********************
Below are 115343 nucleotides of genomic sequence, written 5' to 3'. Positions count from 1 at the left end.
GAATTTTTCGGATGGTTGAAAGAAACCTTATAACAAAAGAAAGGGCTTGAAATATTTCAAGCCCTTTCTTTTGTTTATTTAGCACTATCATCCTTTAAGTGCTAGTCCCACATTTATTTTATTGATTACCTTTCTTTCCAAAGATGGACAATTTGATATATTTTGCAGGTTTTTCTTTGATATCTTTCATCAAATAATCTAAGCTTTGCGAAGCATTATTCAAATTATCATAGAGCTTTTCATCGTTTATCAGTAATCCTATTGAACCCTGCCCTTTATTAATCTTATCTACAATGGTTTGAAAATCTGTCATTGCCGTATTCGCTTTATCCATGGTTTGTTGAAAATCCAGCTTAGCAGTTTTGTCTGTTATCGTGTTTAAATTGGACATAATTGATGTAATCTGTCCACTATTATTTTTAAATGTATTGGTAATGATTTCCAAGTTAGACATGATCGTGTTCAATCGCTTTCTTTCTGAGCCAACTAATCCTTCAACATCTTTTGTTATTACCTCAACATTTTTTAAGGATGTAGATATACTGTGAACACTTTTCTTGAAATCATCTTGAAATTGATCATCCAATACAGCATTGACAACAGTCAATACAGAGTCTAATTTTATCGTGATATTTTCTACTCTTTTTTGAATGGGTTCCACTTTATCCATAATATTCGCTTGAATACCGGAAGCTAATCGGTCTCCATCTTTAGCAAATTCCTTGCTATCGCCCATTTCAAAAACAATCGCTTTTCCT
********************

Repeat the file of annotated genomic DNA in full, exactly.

Below are 115343 nucleotides of genomic sequence, written 5' to 3'. Positions count from 1 at the left end.
GAATTTTTCGGATGGTTGAAAGAAACCTTATAACAAAAGAAAGGGCTTGAAATATTTCAAGCCCTTTCTTTTGTTTATTTAGCACTATCATCCTTTAAGTGCTAGTCCCACATTTATTTTATTGATTACCTTTCTTTCCAAAGATGGACAATTTGATATATTTTGCAGGTTTTTCTTTGATATCTTTCATCAAATAATCTAAGCTTTGCGAAGCATTATTCAAATTATCATAGAGCTTTTCATCGTTTATCAGTAATCCTATTGAACCCTGCCCTTTATTAATCTTATCTACAATGGTTTGAAAATCTGTCATTGCCGTATTCGCTTTATCCATGGTTTGTTGAAAATCCAGCTTAGCAGTTTTGTCTGTTATCGTGTTTAAATTGGACATAATTGATGTAATCTGTCCACTATTATTTTTAAATGTATTGGTAATGATTTCCAAGTTAGACATGATCGTGTTCAATCGCTTTCTTTCTGAGCCAACTAATCCTTCAACATCTTTTGTTATTACCTCAACATTTTTTAAGGATGTAGATATACTGTGAACACTTTTCTTGAAATCATCTTGAAATTGATCATCCAATACAGCATTGACAACAGTCAATACAGAGTCTAATTTTATCGTGATATTTTCTACTCTTTTTTGAATGGGTTCCACTTTATCCATAATATTCGCTTGAATACCGGAAGCTAATCGGTCTCCATCTTTAGCAAATTCCTTGCTATCGCCCATTTCAAAAACAATCGCTTTTCCT